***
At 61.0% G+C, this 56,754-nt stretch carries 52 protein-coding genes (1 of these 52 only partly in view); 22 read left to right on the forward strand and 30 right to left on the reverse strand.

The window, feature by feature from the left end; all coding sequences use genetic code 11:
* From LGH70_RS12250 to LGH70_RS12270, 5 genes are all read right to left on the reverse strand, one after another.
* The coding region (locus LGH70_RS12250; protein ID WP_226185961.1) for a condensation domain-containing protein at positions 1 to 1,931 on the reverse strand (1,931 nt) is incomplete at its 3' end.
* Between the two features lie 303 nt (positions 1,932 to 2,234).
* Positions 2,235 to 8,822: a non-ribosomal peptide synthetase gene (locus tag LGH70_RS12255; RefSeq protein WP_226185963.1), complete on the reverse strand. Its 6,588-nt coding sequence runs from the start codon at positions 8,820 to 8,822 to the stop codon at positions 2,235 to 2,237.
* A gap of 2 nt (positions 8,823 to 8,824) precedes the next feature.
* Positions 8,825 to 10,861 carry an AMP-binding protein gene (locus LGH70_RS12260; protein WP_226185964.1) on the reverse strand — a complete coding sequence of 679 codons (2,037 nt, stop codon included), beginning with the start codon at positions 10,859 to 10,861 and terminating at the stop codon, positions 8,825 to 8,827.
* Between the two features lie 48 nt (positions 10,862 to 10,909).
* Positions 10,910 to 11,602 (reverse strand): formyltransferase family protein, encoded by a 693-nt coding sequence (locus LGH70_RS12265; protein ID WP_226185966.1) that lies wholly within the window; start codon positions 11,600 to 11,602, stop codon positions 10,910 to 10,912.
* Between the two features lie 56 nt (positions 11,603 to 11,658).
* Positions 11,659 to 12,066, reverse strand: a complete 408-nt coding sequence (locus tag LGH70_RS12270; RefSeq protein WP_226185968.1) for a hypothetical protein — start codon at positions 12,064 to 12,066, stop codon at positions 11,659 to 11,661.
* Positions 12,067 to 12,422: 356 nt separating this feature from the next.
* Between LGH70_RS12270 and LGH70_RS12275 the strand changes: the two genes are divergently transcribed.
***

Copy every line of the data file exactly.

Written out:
At 61.0% G+C, this 56,754-nt stretch carries 52 protein-coding genes (1 of these 52 only partly in view); 22 read left to right on the forward strand and 30 right to left on the reverse strand.

The window, feature by feature from the left end; all coding sequences use genetic code 11:
* From LGH70_RS12250 to LGH70_RS12270, 5 genes are all read right to left on the reverse strand, one after another.
* The coding region (locus LGH70_RS12250; protein ID WP_226185961.1) for a condensation domain-containing protein at positions 1 to 1,931 on the reverse strand (1,931 nt) is incomplete at its 3' end.
* Between the two features lie 303 nt (positions 1,932 to 2,234).
* Positions 2,235 to 8,822: a non-ribosomal peptide synthetase gene (locus tag LGH70_RS12255; RefSeq protein WP_226185963.1), complete on the reverse strand. Its 6,588-nt coding sequence runs from the start codon at positions 8,820 to 8,822 to the stop codon at positions 2,235 to 2,237.
* A gap of 2 nt (positions 8,823 to 8,824) precedes the next feature.
* Positions 8,825 to 10,861 carry an AMP-binding protein gene (locus LGH70_RS12260; protein WP_226185964.1) on the reverse strand — a complete coding sequence of 679 codons (2,037 nt, stop codon included), beginning with the start codon at positions 10,859 to 10,861 and terminating at the stop codon, positions 8,825 to 8,827.
* Between the two features lie 48 nt (positions 10,862 to 10,909).
* Positions 10,910 to 11,602 (reverse strand): formyltransferase family protein, encoded by a 693-nt coding sequence (locus LGH70_RS12265; protein ID WP_226185966.1) that lies wholly within the window; start codon positions 11,600 to 11,602, stop codon positions 10,910 to 10,912.
* Between the two features lie 56 nt (positions 11,603 to 11,658).
* Positions 11,659 to 12,066, reverse strand: a complete 408-nt coding sequence (locus tag LGH70_RS12270; RefSeq protein WP_226185968.1) for a hypothetical protein — start codon at positions 12,064 to 12,066, stop codon at positions 11,659 to 11,661.
* Positions 12,067 to 12,422: 356 nt separating this feature from the next.
* Between LGH70_RS12270 and LGH70_RS12275 the strand changes: the two genes are divergently transcribed.